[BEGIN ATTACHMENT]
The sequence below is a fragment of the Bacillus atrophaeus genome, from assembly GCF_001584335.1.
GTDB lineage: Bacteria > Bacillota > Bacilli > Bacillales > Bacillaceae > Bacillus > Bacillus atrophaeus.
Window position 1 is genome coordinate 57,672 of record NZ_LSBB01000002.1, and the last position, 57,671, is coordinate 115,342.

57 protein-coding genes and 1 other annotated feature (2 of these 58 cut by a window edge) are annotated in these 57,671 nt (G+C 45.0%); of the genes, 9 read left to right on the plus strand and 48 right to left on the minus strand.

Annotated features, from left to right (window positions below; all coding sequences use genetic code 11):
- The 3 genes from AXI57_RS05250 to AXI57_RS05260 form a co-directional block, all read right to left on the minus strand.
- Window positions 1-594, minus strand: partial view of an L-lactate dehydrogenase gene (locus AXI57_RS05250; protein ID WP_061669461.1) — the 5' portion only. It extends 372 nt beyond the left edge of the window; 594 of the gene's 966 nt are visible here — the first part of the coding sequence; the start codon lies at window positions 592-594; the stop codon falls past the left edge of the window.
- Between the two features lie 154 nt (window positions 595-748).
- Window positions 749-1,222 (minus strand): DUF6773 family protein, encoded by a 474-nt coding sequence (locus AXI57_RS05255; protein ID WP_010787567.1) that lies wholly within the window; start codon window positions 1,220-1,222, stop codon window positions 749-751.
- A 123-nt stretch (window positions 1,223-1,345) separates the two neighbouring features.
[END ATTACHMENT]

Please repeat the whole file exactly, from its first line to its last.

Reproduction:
The sequence below is a fragment of the Bacillus atrophaeus genome, from assembly GCF_001584335.1.
GTDB lineage: Bacteria > Bacillota > Bacilli > Bacillales > Bacillaceae > Bacillus > Bacillus atrophaeus.
Window position 1 is genome coordinate 57,672 of record NZ_LSBB01000002.1, and the last position, 57,671, is coordinate 115,342.

57 protein-coding genes and 1 other annotated feature (2 of these 58 cut by a window edge) are annotated in these 57,671 nt (G+C 45.0%); of the genes, 9 read left to right on the plus strand and 48 right to left on the minus strand.

Annotated features, from left to right (window positions below; all coding sequences use genetic code 11):
- The 3 genes from AXI57_RS05250 to AXI57_RS05260 form a co-directional block, all read right to left on the minus strand.
- Window positions 1-594, minus strand: partial view of an L-lactate dehydrogenase gene (locus AXI57_RS05250; protein ID WP_061669461.1) — the 5' portion only. It extends 372 nt beyond the left edge of the window; 594 of the gene's 966 nt are visible here — the first part of the coding sequence; the start codon lies at window positions 592-594; the stop codon falls past the left edge of the window.
- Between the two features lie 154 nt (window positions 595-748).
- Window positions 749-1,222 (minus strand): DUF6773 family protein, encoded by a 474-nt coding sequence (locus AXI57_RS05255; protein ID WP_010787567.1) that lies wholly within the window; start codon window positions 1,220-1,222, stop codon window positions 749-751.
- A 123-nt stretch (window positions 1,223-1,345) separates the two neighbouring features.